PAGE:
My colleague at MARRI, Maria Reig Teetor, had a chance to test this hypothesis recently, when a date asked her the now-common question (Your place or mine?). But she didnt. No, thank you, she replied. I dont do that.

Astonished, the man called her later, trying to figure out why she had said no. Hadnt she had a nice time? Werent they getting along?

Of course they were; but as Maria explains, she had many reasons not to go home with him. Sleeping with a stranger creates a false emotional bond. Building a relationship on sex short-circuits a couples communication and their ability to fix problems in the relationship. Without the dignity of a marriage commitment, human sexuality meant to be an expression of self-giving is reduced to an animal act.

For these reasons, Maria is confident in her choice to wait:

No, I will not sleep with you, as my sexuality is not there to give, just out of mutual understanding, affection or desire. But to preserve for one person who is going to acknowledge it for its final purpose, the surrender and the total self-giving out of love and for love.

Who is naive Maria, or her date who was puzzled by her refusal to sleep with him because he expected every girl to do so? My friend and I, or her friends who see a spouse as an investment like a new Ford or Chevy? Steven Crowder, or the world that mocked him for waiting till the wedding night to share intimacy with his bride and her alone? You decide.

Young womens sexuality needs rescuing

by Betsy Huff

August 9, 2012

In an article entitled Have We Stopped Protecting Our Girls, Candi Finch describes how Western culture has lost its focus on protecting the purity and well-being of young women against an increasingly over sexualized culture. Finch stresses the importance of parents protecting the sexuality of their daughters by modeling what a loving and healthy marriage looks like, by setting standards for relationships, and by guarding them from the influences of a sexually saturated media.

Finche references a book Uncovered written by two OB/GYNs, Joe McIlhaney and Freda Bush. The authors make professional and scientific observations about the harmful effects produced by a society that promotes (even encourages) unhindered and hedonistic sexuality with whomever, wherever, whenever. These negative consequences can be seen in unwed pregnancy rates, an increase in women having sexual intercourse at a younger age with multiple partners, increasing cohabitation rates, and decreasing marriage rates (see the Marriage and Religion Research Institutes Mapping America research on sexuality for more information.)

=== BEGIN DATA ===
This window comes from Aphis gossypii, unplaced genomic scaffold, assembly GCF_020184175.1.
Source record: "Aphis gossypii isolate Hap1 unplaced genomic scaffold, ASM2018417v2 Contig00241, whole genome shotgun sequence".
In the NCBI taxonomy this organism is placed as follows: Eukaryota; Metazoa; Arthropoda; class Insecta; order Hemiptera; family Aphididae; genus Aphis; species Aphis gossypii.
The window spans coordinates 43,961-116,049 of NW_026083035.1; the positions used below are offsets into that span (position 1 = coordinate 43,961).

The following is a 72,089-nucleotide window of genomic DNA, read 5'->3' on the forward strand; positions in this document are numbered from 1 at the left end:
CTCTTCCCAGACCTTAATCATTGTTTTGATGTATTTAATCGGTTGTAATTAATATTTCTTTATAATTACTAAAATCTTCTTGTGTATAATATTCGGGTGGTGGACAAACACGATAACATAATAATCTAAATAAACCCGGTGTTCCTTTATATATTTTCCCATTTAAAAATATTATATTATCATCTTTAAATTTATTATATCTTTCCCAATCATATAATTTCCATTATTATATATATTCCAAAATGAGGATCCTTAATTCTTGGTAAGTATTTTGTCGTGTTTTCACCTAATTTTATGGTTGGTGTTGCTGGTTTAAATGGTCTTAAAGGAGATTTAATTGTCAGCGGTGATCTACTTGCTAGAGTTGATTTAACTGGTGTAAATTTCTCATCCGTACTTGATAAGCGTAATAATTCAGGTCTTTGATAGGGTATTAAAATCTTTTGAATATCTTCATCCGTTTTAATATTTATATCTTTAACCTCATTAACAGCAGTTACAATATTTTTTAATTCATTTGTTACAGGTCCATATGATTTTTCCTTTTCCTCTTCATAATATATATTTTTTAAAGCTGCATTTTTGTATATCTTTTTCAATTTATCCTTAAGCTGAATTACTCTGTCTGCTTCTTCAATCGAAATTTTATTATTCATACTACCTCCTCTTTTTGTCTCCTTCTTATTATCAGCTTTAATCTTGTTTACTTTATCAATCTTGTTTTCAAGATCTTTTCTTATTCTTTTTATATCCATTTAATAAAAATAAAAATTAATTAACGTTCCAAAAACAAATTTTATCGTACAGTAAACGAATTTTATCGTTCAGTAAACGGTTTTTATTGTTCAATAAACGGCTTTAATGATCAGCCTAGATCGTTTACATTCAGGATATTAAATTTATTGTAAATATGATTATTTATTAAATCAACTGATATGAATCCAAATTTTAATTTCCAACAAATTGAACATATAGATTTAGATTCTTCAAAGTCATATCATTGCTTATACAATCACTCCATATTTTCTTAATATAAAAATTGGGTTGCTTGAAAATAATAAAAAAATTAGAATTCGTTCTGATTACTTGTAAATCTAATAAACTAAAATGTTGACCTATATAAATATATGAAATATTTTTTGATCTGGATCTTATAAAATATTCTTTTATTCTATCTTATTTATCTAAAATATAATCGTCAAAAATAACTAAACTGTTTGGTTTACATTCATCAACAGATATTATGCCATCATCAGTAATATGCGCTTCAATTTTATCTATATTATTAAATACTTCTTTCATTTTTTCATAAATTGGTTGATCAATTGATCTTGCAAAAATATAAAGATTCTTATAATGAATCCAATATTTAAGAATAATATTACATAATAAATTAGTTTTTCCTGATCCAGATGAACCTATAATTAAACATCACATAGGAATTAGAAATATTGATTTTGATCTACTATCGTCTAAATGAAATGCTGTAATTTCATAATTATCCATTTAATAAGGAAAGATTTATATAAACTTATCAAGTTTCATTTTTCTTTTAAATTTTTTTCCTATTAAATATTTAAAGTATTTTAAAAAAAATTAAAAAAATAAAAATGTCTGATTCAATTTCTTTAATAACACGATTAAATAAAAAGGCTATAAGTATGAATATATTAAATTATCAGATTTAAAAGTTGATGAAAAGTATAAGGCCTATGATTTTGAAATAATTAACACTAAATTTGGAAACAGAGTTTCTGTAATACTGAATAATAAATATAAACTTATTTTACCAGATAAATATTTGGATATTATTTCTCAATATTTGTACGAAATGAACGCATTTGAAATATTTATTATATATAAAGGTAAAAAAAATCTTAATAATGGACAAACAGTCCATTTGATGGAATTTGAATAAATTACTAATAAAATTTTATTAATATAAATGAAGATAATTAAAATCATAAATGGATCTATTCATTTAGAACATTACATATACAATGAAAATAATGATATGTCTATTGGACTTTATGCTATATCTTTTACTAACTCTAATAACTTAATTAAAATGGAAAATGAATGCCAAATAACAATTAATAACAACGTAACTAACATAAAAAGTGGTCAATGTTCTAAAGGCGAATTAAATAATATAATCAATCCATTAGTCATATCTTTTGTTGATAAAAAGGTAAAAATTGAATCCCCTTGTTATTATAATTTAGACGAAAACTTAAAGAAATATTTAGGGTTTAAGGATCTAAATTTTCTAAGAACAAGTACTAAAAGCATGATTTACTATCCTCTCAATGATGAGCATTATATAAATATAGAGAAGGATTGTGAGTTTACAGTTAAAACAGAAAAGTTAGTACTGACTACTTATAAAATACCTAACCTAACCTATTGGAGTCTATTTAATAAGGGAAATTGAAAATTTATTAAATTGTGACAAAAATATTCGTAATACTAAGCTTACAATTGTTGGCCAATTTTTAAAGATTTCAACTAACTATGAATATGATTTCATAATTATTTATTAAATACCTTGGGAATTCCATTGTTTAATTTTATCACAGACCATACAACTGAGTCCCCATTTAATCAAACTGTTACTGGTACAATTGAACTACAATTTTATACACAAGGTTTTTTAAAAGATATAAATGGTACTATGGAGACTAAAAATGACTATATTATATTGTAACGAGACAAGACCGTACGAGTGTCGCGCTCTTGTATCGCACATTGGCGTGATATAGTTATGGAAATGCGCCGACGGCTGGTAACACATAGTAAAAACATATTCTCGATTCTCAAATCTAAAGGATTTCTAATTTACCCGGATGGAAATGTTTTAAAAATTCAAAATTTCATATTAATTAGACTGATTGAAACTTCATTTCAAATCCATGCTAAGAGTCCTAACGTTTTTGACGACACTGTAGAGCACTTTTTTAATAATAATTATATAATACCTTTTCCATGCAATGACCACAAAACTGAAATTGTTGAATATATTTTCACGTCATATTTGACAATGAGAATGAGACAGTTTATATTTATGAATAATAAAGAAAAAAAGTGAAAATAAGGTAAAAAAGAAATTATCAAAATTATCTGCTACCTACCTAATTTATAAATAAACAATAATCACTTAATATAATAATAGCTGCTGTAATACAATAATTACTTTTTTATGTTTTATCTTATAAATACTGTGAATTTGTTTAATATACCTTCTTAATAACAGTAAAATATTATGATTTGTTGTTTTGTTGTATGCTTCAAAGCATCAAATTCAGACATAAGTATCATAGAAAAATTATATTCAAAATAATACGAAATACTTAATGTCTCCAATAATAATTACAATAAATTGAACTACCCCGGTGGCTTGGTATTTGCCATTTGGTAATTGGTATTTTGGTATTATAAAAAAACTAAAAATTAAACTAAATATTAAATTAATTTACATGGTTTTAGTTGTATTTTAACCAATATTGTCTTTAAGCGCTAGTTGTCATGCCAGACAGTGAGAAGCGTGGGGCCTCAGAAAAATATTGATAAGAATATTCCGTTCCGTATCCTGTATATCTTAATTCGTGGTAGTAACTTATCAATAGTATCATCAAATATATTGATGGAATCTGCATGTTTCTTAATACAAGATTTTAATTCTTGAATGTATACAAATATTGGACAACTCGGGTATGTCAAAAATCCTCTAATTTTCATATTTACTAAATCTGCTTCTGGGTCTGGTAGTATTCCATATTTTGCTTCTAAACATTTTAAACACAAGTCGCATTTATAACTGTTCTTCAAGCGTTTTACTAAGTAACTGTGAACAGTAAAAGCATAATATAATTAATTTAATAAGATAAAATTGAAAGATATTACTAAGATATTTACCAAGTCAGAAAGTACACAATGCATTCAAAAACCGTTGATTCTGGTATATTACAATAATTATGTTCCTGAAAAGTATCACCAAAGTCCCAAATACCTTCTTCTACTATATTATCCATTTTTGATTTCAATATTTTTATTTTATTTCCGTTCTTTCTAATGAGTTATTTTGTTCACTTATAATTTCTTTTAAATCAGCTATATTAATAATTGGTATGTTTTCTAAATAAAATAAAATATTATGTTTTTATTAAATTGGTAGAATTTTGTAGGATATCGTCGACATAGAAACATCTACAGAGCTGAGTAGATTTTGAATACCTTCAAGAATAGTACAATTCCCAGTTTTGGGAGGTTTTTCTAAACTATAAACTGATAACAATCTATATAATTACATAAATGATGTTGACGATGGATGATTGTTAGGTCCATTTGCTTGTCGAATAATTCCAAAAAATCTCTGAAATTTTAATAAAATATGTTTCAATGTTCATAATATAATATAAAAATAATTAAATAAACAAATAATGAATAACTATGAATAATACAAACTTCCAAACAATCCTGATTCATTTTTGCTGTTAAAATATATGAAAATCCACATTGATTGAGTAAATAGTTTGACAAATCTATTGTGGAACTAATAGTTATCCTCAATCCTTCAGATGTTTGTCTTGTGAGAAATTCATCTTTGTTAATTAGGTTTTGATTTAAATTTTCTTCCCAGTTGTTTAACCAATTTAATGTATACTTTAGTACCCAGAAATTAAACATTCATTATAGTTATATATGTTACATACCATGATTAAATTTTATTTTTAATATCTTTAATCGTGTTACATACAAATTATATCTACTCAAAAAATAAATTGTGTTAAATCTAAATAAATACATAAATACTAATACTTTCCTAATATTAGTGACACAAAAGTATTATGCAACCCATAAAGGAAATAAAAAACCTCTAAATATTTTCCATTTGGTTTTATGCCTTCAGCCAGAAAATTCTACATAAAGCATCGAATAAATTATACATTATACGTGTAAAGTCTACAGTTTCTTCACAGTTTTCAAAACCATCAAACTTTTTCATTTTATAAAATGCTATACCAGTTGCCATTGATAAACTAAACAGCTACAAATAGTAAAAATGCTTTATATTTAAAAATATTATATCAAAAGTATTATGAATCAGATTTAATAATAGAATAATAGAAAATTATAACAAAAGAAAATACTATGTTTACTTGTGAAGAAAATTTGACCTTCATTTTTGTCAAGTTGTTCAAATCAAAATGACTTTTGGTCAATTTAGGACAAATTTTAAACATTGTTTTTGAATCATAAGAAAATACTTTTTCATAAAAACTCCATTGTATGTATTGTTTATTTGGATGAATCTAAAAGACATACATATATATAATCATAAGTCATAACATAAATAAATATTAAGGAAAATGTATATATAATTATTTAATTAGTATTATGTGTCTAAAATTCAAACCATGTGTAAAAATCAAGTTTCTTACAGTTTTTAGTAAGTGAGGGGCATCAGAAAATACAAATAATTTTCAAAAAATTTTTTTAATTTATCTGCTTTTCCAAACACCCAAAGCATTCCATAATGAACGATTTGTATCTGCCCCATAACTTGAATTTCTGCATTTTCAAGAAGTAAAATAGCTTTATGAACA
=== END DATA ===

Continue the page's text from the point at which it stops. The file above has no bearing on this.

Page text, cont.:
After taking a brief look at the first couple chapters of the book Uncovered, what struck me the most was the doctors emphasis on what young women, particularly high school girls, said they desired for their future. A strong majority reported that a happy and healthy family was a priority, they desired several children, and they wanted to be married to only one person for the rest of their lives. But as Mcllhaney and Bush point out, The new sexual norms for young people dont lead to the outcomes that young women consistently say they want, as measured by virtually any indicator of health and well-being.

Young girls are proclaiming what women really want— a life of emotional health, physical health, and thriving relationships that last. As a society, as parents, and as a church we should be helping them see the link between obeying the prescriptive calls of Scripture to a holy life and the fruit of that holiness, which is the expression of God-made and God-given sexuality in the sacred context of marriage. As Uncovered says, We want to sound the alarm, not in order to limit young womens sexual lives and futures, but in order to enhance them—indeed, to rescue them.

Just Say No: Why Abstinence Is the Way to Go

by Family Research Council

July 30, 2012

On July 6, 2012, the House Committee on Energy and Commerce released a pro-abstinence staff report called A Better Approach to Teenage Pregnancy Prevention: Sexual Risk Avoidance. This report details how Sexual Risk Avoidance (SRA), abstinence, truly lowers the rates of sexually transmitted infections (STIs) and unintended teenage pregnancies as opposed to comprehensive sex education (CSE), which only focuses on reducing these risks. Truthfully, SRA paves the way for healthy teen development, because it is based on adolescent behavioral theory, relies upon effectual techniques of public health prevention programs, emphasizes the importance of parental guidance and support, and teaches personal skills teens need to avoid dangerous sexual risks. In the end, the report successfully drives home a pro-abstinence message by concluding with 22 peer-reviewed studies that demonstrate that teens have benefitted from SRA programs. To advance these efforts, the Abstinence Education Reallocation Act is seeking to promote abstinence by appropriating $15 million more for abstinence education programs and $80 million less for President Obamas Teen Pregnancy Prevention Program.